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Try out PMC Labs and tell us what you think. Learn More. Despite the prevalence of this chromosomal condition, the challenges these women face throughout their lives are not fully understood. This qualitative research study aimed to characterize the subjective experiences of individuals with Turner syndrome throughout their lifespan, to investigate their concerns and obstacles, and to offer insight into the strengths and weaknesses of health care delivery, as they perceived them.
Ninety-seven girls and women with TS and 21 parents consented to participate in this interview study. Interviews were semi-structured and open-ended in de. Questions sought to elicit responses relating to existing concerns associated with their condition and positive and negative health care experiences. Participants were divided into four age childhood, adolescence, adulthood, and mature adulthood to facilitate a comparative analysis across the age spectrum.
Regardless of age, infertility was the most frequently cited concern followed closely by short stature. Sexual development and function and general health were also viewed as challenges by a of participants in each age group. Enhanced awareness of the evolving physical and psychological challenges faced by girls and women with TS may help health care providers improve the quality of life for these individuals. Turner syndrome is a relatively common condition due to the full or partial deletion of the second sex chromosome, resulting in a 45,X karyotype and a female phenotype.
Physical features associated with a TS karyotype may include: ovarian failure with associated infertility, short stature, cardiovascular and renal malformations, hypertension, diabetes, hearing loss, skeletal abnormalities and neck webbing [ Lippe ; Sybert ; Cunniff ; Elsheikh et al.
Girls and women with TS generally have a normal range of cognitive abilities but may have learning difficulties, particularly related to nonverbal skills such as visual-spatial abilities, motor coordination, and mathematics [ Skuse ; Sylven et al. A of studies on Turner syndrome provide recommendations to health care providers on how to improve the overall physical and psychological health of girls and women with TS [ Rieser ; Sylven et al.
Published timelines for administering various tests and explanations of symptoms and complications of TS serve as references for health care providers [ Sylven et al. Although general information addressing future health concerns of women with TS exists, such as osteoporosis, hearing loss, and cardiovascular disease, the majority of women with TS are not monitored adequately for these late-onset diseases and conditions [ Ross ; Elsheikh et al.
Consequently, less is understood about the overall morbidity and mortality of women with TS and many women are left with unanswered questions about their future [ Sybert ]. In addition to the relative lack of research into the consequences of TS on affected adults, few studies present the challenges associated with TS and areas of needed improvement in health care as articulated by girls and women living with the condition [ Sylven et al.
The goal of this qualitative research study was to explore concerns experienced by girls and women with Turner syndrome across the lifespan, specifically from childhood to mature adulthood. To the best of our knowledge this is the largest data collection of its kind within the Turner syndrome population.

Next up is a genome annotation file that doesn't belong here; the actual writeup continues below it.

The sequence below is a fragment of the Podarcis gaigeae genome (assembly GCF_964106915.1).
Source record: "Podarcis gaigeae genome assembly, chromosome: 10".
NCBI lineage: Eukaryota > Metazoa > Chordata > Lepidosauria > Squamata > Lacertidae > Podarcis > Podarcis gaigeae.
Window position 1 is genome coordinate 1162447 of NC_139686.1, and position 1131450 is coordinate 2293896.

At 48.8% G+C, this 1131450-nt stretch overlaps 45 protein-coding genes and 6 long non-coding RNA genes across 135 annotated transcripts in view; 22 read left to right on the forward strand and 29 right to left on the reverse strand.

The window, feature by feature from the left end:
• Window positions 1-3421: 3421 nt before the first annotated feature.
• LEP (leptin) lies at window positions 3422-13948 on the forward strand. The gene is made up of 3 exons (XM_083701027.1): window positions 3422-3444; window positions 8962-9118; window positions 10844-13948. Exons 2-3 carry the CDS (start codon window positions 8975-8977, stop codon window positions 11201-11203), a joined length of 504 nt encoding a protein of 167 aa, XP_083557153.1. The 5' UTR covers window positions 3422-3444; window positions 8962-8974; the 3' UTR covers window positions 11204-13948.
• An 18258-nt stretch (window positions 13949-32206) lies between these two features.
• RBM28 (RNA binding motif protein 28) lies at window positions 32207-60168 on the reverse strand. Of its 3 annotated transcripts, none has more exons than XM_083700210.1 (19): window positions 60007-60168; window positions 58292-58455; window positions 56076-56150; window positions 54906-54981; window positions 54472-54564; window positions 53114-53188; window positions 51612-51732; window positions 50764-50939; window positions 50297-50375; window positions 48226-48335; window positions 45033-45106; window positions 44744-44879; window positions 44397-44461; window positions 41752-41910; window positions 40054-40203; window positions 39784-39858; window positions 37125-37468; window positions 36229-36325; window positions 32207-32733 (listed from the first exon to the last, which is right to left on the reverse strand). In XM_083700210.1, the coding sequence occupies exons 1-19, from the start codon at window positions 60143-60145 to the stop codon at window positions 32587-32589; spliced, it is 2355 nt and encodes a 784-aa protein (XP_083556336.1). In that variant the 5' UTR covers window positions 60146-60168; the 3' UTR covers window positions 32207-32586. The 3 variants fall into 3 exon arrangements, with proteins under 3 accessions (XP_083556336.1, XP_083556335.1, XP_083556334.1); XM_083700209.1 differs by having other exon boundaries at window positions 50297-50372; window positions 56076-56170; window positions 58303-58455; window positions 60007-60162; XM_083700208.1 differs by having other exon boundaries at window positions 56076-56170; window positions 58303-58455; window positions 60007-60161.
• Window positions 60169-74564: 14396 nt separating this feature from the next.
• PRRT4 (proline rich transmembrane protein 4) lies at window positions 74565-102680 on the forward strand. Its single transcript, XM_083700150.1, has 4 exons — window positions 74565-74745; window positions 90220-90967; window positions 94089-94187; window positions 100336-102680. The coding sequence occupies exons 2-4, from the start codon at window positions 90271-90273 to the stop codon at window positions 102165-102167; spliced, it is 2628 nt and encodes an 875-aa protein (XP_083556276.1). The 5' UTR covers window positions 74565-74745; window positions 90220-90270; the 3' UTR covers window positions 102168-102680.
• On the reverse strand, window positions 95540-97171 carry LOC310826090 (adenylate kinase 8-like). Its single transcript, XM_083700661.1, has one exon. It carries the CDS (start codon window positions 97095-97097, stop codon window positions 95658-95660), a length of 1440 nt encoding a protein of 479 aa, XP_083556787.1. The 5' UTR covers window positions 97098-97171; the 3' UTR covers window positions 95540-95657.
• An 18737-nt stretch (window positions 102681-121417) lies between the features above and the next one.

A comparative analysis of this data allowed both an exploration of the challenges affecting girls and women with TS across the ages, as voiced by the girls and women themselves, and an opportunity to identify whether age distinctions exist among commonly cited TS concerns. A secondary objective of this study was to offer girls and women with TS, as well as their parents, an opportunity to reflect and comment on their past and present health care experiences and propose suggestions as to how providers might improve the future delivery of health care to other individuals with Turner syndrome.
Twenty-one parents of children and adolescents also consented to participate: of these, 4 were interviewed on behalf of their young daughters who were too young to participate, 7 were interviewed in conjunction with their young daughters, and the remaining 10 were interviewed separately from their adolescent daughters.
No one invited to participate declined participation in this study. For the purpose of analysis we used the parent interviews of the four youngest girls who were too young to be interviewed as the source of their data. This was noted accordingly in the reporting of . The open-ended questions addressed the time of diagnosis, various past and present health conditions, concerns and challenges of living with TS, sources of information and support, advantages of living with TS, and suggestions for health care providers HCPs on how to improve the health care experiences of girls and women living with TS.
The audiotaped interviews were transcribed verbatim to facilitate the qualitative analysis. The initial codebook was deed based on the reading of the first few transcripts, listing topics underscored throughout the interview sessions. Illustrative quotations were then culled to convey those themes. Given the large of coders, several steps were taken to ensure coding consistency. Frequent group meetings were conducted throughout the coding process to discuss how the codes were being applied and to reconcile any differences. To capture the evolution of life challenges and concerns as experienced by girls and women with TS, participants were divided into the following four according to age: Childhood 7—13 years of age , Adolescence 14—19 years of age , Adulthood 20—39 years of age , and Mature Adulthood 40—59 years of age.